Marion E. Broome, dean and Ruby Wilson professor of Nursing, Duke University School of Nursing; vice chancellor for nursing affairs, Duke University; associate vice president for academic affairs for nursing, Duke University Health System; and Marilyn Oermann, professor; Christian Douglas, senior statistician; and Amanda Woodward, research and education librarian, Liaison to Duke University School of Nursing; recently published an article entitled "Publication Productivity of Nursing Faculty in Selected Schools of Nursing Across the United States" in the Journal of Nursing Scholarship. Denise Simmons, clinical research coordinator at Duke Office of Clinical Research, is co-author of this article.
Purpose: Faculty productivity related to research and scholarship is assessed in schools of nursing throughout the world. The purpose of this study was to examine the publication productivity of nursing faculty at each academic rank and in both tenure and nontenure tracks in selected schools of nursing across the United States.
Design: This was a descriptive study of publications and the h‐index of nursing faculty.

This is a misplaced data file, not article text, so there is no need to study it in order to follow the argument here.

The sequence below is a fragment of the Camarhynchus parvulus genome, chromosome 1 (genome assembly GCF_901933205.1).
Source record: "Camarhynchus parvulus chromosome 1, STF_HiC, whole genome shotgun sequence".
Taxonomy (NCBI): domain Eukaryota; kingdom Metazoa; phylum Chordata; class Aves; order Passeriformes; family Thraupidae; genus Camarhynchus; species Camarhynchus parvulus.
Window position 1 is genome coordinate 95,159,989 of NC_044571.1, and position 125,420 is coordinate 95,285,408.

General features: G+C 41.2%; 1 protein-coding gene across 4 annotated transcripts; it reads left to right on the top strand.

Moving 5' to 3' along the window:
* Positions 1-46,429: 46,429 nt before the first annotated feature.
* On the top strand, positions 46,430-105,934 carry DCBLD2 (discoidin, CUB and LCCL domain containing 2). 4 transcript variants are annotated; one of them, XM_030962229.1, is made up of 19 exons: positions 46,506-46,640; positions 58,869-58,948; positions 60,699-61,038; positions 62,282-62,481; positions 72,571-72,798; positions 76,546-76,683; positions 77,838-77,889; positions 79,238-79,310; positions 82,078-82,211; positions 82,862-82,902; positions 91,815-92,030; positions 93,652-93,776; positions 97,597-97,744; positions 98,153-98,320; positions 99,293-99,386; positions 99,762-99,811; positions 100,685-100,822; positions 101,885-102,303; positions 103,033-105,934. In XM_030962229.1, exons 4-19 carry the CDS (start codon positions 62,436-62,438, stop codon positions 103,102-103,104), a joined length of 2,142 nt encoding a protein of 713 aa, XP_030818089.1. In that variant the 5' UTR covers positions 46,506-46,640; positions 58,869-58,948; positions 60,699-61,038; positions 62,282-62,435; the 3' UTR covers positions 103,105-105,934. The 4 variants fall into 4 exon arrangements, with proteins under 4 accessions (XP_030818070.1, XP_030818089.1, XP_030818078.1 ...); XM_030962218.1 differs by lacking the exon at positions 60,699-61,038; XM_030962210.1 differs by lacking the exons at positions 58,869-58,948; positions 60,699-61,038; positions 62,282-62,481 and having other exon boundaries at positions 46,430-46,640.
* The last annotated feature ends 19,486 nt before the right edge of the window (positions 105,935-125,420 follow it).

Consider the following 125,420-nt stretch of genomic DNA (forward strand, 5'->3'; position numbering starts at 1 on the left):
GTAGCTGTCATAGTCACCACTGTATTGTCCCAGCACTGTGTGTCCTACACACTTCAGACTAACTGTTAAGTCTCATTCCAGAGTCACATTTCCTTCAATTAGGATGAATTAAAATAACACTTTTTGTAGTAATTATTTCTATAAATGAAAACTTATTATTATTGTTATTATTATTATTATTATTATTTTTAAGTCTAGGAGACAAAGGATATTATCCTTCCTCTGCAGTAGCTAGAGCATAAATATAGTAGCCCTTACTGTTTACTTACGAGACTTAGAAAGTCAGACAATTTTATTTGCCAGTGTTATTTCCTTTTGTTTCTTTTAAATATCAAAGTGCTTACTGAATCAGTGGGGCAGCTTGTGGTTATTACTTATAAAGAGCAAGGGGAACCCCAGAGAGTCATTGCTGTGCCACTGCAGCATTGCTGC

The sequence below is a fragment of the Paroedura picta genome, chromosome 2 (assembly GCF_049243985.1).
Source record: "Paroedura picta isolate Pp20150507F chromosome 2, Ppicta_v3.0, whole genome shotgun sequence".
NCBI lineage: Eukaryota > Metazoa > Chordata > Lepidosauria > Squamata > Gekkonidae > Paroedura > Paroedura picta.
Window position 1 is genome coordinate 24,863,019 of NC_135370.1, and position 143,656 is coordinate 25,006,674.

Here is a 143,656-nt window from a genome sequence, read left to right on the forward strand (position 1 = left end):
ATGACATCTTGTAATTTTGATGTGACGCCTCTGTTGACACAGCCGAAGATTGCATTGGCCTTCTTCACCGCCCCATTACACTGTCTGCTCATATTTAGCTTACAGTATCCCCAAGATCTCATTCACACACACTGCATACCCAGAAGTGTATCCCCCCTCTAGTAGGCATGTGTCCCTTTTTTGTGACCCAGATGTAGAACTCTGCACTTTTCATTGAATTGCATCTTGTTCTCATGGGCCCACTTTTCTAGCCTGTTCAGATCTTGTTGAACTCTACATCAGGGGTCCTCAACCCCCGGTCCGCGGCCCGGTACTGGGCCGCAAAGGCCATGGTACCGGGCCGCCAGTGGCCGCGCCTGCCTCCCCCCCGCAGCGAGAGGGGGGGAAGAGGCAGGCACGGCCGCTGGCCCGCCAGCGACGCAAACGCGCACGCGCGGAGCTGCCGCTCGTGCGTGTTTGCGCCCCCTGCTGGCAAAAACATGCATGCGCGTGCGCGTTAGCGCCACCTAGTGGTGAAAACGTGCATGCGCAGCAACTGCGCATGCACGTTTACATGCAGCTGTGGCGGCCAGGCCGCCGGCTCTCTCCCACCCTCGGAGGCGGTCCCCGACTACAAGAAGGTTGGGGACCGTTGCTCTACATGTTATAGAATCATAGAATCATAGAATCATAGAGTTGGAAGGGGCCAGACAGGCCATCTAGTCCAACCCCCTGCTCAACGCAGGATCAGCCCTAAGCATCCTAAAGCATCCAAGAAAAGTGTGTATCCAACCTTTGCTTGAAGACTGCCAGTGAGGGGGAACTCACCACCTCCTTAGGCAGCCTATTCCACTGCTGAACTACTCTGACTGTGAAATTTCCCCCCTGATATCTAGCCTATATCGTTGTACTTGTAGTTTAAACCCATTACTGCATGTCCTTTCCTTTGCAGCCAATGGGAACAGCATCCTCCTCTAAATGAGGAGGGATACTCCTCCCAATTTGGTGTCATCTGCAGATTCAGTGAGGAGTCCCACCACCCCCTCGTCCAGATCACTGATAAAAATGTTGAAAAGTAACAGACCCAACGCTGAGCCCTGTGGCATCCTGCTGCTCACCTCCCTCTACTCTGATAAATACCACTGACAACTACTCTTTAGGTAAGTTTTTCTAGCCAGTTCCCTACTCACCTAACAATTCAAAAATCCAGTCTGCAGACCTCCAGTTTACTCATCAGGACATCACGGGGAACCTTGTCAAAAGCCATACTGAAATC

Methods: Publication and citation data and the h‐index for faculty (N = 1,354) in 18 schools of nursing were obtained from the Scopus database.
Findings: Overall, the number of publications and citations and the h‐index of faculty increased at higher academic ranks. The median number of publications for tenure track faculty was 13 for assistant professors, 33 for associate professors, and 81 for full professors. Citation medians ranged from 80.5 for assistant professors, to 378 for associate professors, to 1,401 for full professors. The median h‐index was 4 for assistant professors, 10 for associate professors, and 20 for full professors. Significant differences were found across academic ranks and between tenure and nontenure track faculty.
Conclusions: The findings provide the first documentation of scholarly productivity of nursing faculty, as measured by number of publications and citations and by h‐index, across schools of nursing in the United States.
Clinical Relevance: These findings can be used as benchmarks by appointment, promotion, and tenure committees and by faculty for self‐assessment.